Volume may be lower on Irene impact
NEW YORK |
NEW YORK (Reuters) - U.S. stocks are setting up for another turbulent week, and while Hurricane Irene passed with less damage than had been feared in many areas, the storm's impact on public transit near Wall Street could depress trading volumes.
Traders juggling European debt worries and soft economic data are assessing the impact of the storm, which knocked out subway and train services across the New York City metropolitan area, issues that may not be resolved by the start of work on Monday.
Though the storm itself wasn't expected to be a factor in broader market direction on Monday -- though many analysts forecast pressure on insurance and transportation-related stocks -- there could be some impact as transportation issues leave many offices short-staffed.
"If anything, this will just result in lessened volume," said Randy Billhardt, head of institutional sales and trading at MLV & Co in New York.
"We don't want to put anyone in danger, so getting in will be based on each person's level of comfort and their ability to get into the city," he said. "Since this is usually a quiet week for markets, I won't push anyone to do anything out of their comfort zone."
Lighter volume could leave equities susceptible to heightened volatility, especially given the persisting issues related to Europe and the upcoming U.S. nonfarm payroll report.
The unusually large storm traveled up the U.S. East Coast Friday through Sunday, threatening 55 million people, and was expected to cause billions of dollars in property damage as it continued to barrel north toward eastern Canada as a tropical storm.
The New York Stock Exchange, the Nasdaq Stock Market and the alternative BATS venue said they will start the week as usual.
With the hurricane mostly out of the way, the focus may shift from the Federal Reserve's economic outlook to the August U.S. payrolls report Friday.
Fed Chairman Ben Bernanke, in a much anticipated speech to central bankers in Jackson Hole, Wyoming, on Friday said most of the burden for ensuring a solid foundation for long-term growth lay at the feet of the White House and the U.S. Congress.
President Barack Obama is expected to detail plans to create jobs after he returns from vacation the week after next. Investors will have a few days to position themselves ahead of Obama's speech, with the key payrolls report for August due Friday.
"This was clearly a punt from Bernanke to Obama, who will announce a jobs initiative soon," said Lance Roberts, CEO of Streettalk Advisors, an investment management firm in Houston. "The market thinks we may now get stimulus from the government."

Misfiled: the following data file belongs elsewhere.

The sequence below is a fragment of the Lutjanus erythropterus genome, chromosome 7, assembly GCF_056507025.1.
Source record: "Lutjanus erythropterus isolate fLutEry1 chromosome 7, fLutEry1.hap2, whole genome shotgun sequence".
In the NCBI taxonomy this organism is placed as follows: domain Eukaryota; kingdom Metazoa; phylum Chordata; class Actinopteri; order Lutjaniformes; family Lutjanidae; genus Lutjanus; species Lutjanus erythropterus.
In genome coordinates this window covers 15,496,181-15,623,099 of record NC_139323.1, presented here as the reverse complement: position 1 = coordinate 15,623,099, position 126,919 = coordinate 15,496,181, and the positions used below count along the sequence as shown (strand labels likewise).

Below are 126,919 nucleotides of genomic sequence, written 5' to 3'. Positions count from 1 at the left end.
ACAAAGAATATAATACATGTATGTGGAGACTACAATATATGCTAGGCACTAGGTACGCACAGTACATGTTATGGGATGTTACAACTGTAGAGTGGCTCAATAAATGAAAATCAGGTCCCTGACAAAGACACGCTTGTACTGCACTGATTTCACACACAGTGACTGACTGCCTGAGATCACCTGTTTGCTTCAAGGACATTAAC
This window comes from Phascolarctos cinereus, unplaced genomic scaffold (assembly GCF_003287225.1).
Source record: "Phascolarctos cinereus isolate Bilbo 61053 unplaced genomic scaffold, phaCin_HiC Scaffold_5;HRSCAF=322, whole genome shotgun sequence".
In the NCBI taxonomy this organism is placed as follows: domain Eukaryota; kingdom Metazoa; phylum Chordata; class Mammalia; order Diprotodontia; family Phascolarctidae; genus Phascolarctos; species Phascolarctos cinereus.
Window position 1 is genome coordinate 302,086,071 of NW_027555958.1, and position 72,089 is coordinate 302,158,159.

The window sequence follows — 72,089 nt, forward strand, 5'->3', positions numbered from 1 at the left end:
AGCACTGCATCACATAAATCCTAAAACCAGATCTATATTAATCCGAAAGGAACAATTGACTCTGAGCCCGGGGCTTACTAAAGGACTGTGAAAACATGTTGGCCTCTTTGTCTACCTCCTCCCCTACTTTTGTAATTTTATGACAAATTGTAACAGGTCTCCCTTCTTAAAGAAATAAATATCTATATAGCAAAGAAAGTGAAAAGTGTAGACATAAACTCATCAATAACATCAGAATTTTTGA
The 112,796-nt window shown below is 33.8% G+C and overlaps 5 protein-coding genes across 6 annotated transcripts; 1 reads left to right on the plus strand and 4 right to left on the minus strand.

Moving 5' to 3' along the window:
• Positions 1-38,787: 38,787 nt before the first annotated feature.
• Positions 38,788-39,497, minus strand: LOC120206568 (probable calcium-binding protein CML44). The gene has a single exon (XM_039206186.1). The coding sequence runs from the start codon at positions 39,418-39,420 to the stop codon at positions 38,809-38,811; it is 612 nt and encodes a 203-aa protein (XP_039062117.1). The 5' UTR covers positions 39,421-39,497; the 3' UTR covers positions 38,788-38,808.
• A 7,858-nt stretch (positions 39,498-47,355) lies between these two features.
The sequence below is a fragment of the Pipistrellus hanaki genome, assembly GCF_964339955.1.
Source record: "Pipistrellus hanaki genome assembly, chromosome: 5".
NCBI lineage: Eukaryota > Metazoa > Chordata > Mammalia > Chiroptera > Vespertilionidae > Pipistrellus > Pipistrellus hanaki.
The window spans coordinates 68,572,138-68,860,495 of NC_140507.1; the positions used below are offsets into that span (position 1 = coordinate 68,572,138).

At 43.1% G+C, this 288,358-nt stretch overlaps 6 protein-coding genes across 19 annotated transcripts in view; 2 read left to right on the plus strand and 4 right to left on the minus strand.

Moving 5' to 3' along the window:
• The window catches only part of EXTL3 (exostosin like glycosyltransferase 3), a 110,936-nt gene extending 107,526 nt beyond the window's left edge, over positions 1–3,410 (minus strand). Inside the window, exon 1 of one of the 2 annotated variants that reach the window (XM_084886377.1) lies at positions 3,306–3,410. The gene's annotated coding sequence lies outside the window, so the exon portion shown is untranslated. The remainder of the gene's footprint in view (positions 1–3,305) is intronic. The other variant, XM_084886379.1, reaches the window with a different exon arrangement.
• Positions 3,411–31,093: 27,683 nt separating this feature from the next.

THE WHITE KNIGHT: TRICHET?
In a move opposite to Bernanke's baton-handing to Washington, some say stocks may find a white knight in the European Central Bank's head Jean-Claude Trichet.
Some hoped that his comments during a panel at Jackson Hole Saturday would open the door for the ECB to buy more bonds from countries struggling with rising borrowing costs.
News this month that the ECB was actively buying government bonds in the secondary market boosted equities by giving some relief to investors worried about the credit and fiscal health of the euro zone.
"I'm going to see if (Trichet) is standing by that policy or shying away from it," said Brian Jacobsen, chief portfolio strategist at Wells Fargo Funds Management in Menomonee Falls, Wisconsin.
"If he stands by it, that could be a positive for the equities markets because it's going to suggest that if anything, the ECB will try to step in to handle liquidity problems in the European banking system and they don't have to just rely on the European Union leaders."
Recent concern over the exposure of some European banks to the declining prices of euro-zone bonds pushed lenders' shares sharply lower, with an index of European bank stocks closing lower Friday for a fifth straight week. The long slide has resulted in European bank shares losing more than one-fourth of their market value.
AN UGLY AUGUST
August is shaping up as the worst month for stocks since February 2009, partly on the belief that the U.S. economy was headed for a double-dip recession.
For the month so far, the Dow Jones industrial average is down 7.1 percent, while the Standard & Poor's 500 Index is down 8.9 percent. The Nasdaq Composite Index is down 10 percent, still in correction mode. Those losses for August so far threaten to overshadow the bright spot at Friday's close, when all three indexes ended the day higher and scored their first weekly gains in more than a month.
The payrolls report Friday is expected to show the U.S. economy created 80,000 jobs this month, according to economists polled by Reuters. In contrast, 117,000 jobs were added to U.S. nonfarm payrolls in July.
The U.S. unemployment rate is seen steady at 9.1 percent.
Wall Street will have to deal with a torrent of data throughout the week, including personal income and consumption Monday, S&P/Case-Shiller home prices Tuesday, factory orders Wednesday and the Institute for Supply Management's factory activity index Thursday, before Friday's payrolls report.
A Reuters poll forecasts that ISM's August survey is expected to show factory activity shrank for the first time since the recession.
(Additional reporting by Jonathan Spicer, Edward Krudy and Ryan Vlastelica; Editing by Jan Paschal and James Dalgleish)
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